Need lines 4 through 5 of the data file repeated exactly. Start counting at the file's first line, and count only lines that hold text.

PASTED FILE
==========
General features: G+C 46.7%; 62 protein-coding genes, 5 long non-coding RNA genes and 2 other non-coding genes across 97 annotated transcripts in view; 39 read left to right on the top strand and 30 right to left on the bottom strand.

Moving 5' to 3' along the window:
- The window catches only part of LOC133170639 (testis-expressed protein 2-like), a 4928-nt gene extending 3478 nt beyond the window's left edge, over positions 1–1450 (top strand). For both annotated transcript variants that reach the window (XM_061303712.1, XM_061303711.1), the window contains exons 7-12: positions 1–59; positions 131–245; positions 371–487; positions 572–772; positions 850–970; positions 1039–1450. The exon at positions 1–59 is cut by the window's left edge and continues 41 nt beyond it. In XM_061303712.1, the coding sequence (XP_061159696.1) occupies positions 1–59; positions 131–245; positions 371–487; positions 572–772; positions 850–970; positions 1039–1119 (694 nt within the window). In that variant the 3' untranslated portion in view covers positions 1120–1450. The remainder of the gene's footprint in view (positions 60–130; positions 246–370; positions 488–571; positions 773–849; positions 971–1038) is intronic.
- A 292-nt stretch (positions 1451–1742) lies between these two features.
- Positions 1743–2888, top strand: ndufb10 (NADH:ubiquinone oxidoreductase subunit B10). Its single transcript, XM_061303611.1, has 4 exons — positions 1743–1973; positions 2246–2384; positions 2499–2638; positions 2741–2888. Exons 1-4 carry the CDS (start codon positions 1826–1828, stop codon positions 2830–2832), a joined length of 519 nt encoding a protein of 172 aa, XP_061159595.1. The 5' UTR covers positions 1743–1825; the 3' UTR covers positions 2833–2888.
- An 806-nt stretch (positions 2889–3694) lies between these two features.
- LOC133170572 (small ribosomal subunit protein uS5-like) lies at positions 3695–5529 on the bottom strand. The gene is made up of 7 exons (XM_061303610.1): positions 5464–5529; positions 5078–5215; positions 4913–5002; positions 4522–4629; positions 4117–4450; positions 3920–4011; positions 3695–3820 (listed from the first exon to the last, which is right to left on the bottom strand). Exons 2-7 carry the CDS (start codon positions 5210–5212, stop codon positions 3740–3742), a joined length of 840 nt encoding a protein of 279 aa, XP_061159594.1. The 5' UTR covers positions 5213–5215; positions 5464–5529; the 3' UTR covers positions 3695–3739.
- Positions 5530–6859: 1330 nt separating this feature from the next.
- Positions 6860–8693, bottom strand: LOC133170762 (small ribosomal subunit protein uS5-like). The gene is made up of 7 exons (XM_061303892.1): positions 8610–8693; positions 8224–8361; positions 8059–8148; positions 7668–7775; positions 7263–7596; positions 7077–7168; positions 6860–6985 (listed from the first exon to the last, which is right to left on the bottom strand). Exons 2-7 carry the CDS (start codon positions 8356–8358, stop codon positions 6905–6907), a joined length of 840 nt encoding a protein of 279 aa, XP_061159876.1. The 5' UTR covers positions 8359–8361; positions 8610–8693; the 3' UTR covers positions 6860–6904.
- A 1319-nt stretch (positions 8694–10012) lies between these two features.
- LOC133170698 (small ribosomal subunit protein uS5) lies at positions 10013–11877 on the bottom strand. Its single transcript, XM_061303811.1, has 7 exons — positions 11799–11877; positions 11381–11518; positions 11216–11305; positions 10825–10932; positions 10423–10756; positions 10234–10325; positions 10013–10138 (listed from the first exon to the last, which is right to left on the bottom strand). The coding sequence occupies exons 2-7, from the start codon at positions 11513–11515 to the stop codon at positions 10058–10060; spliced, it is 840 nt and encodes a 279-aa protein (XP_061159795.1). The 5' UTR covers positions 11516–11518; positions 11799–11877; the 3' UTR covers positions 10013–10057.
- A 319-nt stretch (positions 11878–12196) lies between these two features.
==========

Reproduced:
- A 292-nt stretch (positions 1451–1742) lies between these two features.
- Positions 1743–2888, top strand: ndufb10 (NADH:ubiquinone oxidoreductase subunit B10). Its single transcript, XM_061303611.1, has 4 exons — positions 1743–1973; positions 2246–2384; positions 2499–2638; positions 2741–2888. Exons 1-4 carry the CDS (start codon positions 1826–1828, stop codon positions 2830–2832), a joined length of 519 nt encoding a protein of 172 aa, XP_061159595.1. The 5' UTR covers positions 1743–1825; the 3' UTR covers positions 2833–2888.